Tag Archives: Reverieme

Tracks of 2017 (50-41)

50. Stillhound – ‘X, Y & Dread’

‘X, Y & Dread’ is a very stylish song, which is very sparing with its sound, never over-doing anything, with electronic sounds range from punchy and in your face – perhaps even discordant – to subtle, nuanced and quiet. Stillhound have a distinct style, which this release suggests is developing into maturity.

49. The Great Albatross – ‘An Evening’ [LP]

‘An Evening’ saw light of day before The Great Albatross’ superb full length, Asleep In The Kaatskills, and gave us a taster of what to expect through a warm, tender beauty of a track that draws influences from songwriter Wesley Chung’s American indie rock past and his new home of Glasgow, while the addition of backing vocals from Jo Mango are a delight in themself.

48. Meursault – ‘Klopfgeist’ [Song, by Toad]

Much like a few tracks on this list picking picking a track from an album proved difficult, in this case Meursault’s sublime I Will Kill Again. ‘Klopfgeist’ is a hypnotic track that builds from a ghostly opening to a warm piano line and Neil Pennycook’s impressive vocals. It’s a shiver inducing track when heard by itself, but do yourself a favour and listen to it as part of the bigger picture.

47. Reverieme (Louise Connell) – ‘Ten Feet Tall’

As soon as the opening drum fill kicks the track into life, ‘Ten Feet Tall’ sounds as massive as it’s title would suggest. It wouldn’t sound out of place on Ryan Adams’ earlier work, with thunderous guitars crashing over a piercing organ wail as Reverieme’s, aka Louise Connell, gorgeous vocal flutters between tender beauty, and soaring grandiosity.

46. K Anderson – ‘Cluttered’

In a track that focuses on the cloudy section of relationship where you can’t quite tell if it’s something substantial or just a fling K Anderson has taken a step away from his regular material with a track that oozes pop sensibilities , while maintaining his wry witticisms. It’s an undeniably catchy affair with bassy squelch and plucky guitars that digs right in and has you tapping your feet without even knowing it.

45. Best Girl Athlete – ‘Cigarette Dreams’ [Fitlike]

It was difficult to pick a standout from Best Girl Athlete’s self titled second album, but in the end we’ve plumbed for the cinematic 90s acoustic dreamy pur your heart out along stunner  ‘Cigarette Dreams’. Katie Buchan’s soulful voice is hear accompanied by sweeping strings to give as good a taste as any of this fantastic release.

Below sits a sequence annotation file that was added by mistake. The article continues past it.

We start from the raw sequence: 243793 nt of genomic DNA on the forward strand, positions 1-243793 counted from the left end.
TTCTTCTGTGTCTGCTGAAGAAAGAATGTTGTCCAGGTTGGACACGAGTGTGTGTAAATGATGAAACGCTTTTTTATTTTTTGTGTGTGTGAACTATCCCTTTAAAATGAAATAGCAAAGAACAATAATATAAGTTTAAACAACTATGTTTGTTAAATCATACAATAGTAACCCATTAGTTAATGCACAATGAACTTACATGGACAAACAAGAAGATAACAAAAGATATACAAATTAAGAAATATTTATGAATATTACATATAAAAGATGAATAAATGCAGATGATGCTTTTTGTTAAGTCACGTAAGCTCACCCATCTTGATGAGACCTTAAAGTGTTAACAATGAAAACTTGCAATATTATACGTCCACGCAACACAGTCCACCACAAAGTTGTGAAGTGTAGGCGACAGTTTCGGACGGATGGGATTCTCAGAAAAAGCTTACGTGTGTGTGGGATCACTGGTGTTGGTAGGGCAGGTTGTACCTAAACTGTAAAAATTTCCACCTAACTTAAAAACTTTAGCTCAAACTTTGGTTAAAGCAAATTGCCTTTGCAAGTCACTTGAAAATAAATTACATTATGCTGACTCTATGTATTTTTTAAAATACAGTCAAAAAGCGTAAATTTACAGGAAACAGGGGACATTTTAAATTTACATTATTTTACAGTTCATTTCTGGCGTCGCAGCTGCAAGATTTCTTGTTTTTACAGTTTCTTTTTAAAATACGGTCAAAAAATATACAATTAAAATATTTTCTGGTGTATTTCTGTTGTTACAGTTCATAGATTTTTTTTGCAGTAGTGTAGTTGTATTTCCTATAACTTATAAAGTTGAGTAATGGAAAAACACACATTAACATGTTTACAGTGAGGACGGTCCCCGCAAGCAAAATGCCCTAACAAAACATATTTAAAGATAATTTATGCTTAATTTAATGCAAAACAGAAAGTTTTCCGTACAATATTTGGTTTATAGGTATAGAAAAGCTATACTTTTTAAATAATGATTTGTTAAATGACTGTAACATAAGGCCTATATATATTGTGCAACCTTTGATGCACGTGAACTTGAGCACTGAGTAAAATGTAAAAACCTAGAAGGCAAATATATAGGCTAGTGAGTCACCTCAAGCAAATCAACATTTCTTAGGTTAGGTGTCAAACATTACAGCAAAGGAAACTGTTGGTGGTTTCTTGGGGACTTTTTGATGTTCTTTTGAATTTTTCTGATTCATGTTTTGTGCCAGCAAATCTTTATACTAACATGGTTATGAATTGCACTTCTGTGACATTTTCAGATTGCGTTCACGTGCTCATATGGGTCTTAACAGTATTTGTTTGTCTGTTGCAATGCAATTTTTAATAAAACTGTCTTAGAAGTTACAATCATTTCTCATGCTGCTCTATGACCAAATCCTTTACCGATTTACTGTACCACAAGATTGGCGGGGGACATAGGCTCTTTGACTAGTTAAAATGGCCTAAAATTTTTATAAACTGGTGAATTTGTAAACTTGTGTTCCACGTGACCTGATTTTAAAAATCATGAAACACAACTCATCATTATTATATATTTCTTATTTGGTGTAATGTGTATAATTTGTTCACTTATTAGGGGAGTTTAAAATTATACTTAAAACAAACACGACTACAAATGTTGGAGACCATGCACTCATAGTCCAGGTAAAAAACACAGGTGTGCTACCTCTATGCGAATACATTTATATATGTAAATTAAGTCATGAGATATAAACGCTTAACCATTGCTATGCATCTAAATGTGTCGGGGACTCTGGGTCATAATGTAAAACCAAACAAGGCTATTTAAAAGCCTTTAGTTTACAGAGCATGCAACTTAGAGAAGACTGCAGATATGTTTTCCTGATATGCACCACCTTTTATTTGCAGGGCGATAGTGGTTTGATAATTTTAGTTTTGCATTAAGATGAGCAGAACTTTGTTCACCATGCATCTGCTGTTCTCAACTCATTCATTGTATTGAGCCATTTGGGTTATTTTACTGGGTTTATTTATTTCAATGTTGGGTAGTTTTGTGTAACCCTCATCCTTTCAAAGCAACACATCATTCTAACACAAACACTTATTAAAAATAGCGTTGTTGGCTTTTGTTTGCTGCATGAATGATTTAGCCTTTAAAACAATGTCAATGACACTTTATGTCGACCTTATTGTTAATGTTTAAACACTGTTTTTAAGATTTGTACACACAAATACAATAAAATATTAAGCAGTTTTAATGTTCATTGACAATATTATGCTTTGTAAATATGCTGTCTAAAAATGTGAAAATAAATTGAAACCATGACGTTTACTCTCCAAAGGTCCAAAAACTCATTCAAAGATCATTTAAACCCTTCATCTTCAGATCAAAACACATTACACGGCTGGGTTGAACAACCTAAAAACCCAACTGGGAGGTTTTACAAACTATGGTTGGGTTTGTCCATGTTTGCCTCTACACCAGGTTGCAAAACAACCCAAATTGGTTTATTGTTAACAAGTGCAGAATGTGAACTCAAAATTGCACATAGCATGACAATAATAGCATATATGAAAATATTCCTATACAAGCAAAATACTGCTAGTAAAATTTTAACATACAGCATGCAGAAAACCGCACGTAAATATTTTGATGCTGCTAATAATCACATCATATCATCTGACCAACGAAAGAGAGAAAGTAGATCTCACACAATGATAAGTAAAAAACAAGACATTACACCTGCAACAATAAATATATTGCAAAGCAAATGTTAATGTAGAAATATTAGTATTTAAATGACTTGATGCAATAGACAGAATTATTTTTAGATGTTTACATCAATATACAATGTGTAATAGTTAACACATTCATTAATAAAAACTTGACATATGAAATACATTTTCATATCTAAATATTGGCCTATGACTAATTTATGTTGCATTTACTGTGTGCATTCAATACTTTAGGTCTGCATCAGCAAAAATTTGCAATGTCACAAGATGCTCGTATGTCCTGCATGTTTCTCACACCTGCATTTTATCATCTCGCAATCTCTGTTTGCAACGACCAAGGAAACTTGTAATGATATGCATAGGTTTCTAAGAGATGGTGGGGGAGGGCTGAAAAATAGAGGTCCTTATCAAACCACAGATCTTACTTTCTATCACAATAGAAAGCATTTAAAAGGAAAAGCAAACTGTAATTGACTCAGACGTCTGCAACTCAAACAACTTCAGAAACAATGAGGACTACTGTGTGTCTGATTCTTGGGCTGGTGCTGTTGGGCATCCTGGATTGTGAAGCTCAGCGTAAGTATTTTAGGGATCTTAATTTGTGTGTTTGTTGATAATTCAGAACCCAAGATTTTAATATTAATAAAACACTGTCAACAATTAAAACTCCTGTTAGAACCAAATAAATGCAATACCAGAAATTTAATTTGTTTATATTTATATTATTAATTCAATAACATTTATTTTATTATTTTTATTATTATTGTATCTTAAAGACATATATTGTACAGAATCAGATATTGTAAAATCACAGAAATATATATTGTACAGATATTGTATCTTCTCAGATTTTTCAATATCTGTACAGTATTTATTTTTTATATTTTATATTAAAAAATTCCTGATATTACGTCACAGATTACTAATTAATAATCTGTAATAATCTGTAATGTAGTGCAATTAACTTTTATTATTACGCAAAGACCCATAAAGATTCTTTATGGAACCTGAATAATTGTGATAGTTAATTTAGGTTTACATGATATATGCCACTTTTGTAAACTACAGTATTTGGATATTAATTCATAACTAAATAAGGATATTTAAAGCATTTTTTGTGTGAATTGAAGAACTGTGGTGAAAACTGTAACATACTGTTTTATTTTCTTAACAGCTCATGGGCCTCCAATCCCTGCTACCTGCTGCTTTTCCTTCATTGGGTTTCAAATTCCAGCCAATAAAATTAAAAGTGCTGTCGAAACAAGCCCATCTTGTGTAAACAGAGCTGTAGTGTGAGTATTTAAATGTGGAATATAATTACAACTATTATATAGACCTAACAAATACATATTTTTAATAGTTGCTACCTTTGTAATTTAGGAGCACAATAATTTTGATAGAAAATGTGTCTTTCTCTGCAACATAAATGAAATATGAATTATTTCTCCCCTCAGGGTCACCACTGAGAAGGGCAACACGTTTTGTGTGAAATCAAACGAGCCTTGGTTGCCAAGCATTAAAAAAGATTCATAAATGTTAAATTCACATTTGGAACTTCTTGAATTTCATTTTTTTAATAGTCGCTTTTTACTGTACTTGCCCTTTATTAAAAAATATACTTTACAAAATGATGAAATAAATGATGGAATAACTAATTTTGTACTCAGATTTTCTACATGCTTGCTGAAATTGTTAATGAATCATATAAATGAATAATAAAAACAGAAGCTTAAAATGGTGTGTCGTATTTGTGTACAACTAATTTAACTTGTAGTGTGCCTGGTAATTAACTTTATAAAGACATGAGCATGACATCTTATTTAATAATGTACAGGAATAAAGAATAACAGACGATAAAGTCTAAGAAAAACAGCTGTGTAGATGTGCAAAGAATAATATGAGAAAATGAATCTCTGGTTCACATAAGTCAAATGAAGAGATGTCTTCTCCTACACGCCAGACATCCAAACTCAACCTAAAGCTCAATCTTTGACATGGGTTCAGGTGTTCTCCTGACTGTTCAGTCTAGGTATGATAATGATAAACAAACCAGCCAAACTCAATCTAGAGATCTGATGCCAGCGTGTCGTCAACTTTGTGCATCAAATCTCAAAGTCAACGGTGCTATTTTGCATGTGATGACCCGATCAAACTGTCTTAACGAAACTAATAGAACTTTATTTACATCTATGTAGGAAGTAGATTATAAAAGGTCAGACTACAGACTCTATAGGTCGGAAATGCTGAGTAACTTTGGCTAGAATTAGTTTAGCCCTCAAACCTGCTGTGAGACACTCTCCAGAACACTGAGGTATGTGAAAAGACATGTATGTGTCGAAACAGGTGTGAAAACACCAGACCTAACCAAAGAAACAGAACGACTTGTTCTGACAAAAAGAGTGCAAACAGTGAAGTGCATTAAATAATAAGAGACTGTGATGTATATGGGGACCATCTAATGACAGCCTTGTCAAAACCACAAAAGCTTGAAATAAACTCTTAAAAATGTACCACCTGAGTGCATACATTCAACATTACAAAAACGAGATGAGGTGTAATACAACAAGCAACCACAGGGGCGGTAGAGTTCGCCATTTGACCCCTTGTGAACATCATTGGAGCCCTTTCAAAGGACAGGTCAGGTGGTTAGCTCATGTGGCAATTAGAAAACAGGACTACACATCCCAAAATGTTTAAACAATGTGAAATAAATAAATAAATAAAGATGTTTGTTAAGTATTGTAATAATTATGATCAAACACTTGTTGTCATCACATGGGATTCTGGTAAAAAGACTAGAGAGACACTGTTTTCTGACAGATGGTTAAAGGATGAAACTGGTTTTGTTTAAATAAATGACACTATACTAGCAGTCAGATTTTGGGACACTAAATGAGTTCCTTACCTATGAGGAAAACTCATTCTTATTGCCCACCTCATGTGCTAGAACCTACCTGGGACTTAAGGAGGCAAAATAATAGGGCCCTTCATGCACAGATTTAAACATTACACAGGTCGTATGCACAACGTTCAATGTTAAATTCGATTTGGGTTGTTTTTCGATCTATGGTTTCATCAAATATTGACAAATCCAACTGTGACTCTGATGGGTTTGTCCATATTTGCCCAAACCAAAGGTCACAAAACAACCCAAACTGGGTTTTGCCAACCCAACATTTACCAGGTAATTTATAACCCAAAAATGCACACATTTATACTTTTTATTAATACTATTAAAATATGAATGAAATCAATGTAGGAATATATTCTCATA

44. Bystandereffect – ‘Old Cramps T Shirt’

Bystandereffect is, if nothing else, unique, and ‘Old Cramps T Shirt’ is a haunting, bizarre, dream-like experimental single. Filled with unusual production techniques and effects, this single is rhythmic, versatile and enjoyable, whetting the appetite for any releases suggesting the “electronic sludge” outfit – as they refer to themselves as – has a lot of ammunition. Not showy or contrived but loose and airy, as creepy vocal work cascades over the unusual electronic elements nicely, generating something seldom heard.

43. Pictish Trail – ‘Strange Sun’ [Lost Map]

‘Strange Sun’ is almost objectively original; in terms of lyrics, atmosphere, theme and the use of instruments, this is a mature and out of the ordinary effort. A dreamy, creeping and sprawling piece, this is a bold single that wanders lovingly through decades of influence; packaging together something simultaneously light and dark, jovial and serious. This is the basis for art and – love it or hate it or something in-between it – should be respected in the music industry.

42. Sun Rose – ‘Smirk’ [Last Night From Glasgow]

Sun Rose emerged out of the ashes of Nevada Base this year with debut single ‘Smirk’, a rejuvenation of 80s synth with a nice Glaswegian twist. The track is so characteristic of 80s electronic synth its like a flashback, a friendly nostalgia that brings on inadvertent toe tapping and head nodding; it’s difficult to stay still when you hear this one play. At first ‘Smirk’ appears deceivingly simple, but in fact offers a much more interesting and complex weave of musicality; a spectacle to behold.

41. Jonnie Common – ‘Restless’ [Song, by Toad]

Questioning, dissatisfaction with the milieu and poking at working life are all themes of this single from Jonnie Common. A master of word play and poetic prowess, Common meanders through ideas about the world and dreams of what could be; it’s a light-hearted soundtrack formed around some deep ideas. The track starts like a laidback stroll on a Sunday afternoon, the soft drum brushes paint a calmness that juxtaposes the ‘Restless’ sentiment of the tune itself. Arpeggiated chords frame sweet melodies that feature electronic blips, this neat addition makes everything that little bit more playful.

Photo Review: Belladrum Tartan Heart Festival 2017

In a chaotic affair we ending out not having any reviewers up at Belladrum this year, but we felt we’d be missing out if we called a halt on our photographers Allan Lewis and Stewart Fullerton going, so up they went and they got some great shots. Here’s some of the picks that we thought we’d share.



























Reverieme – ‘Ten Feet Tall’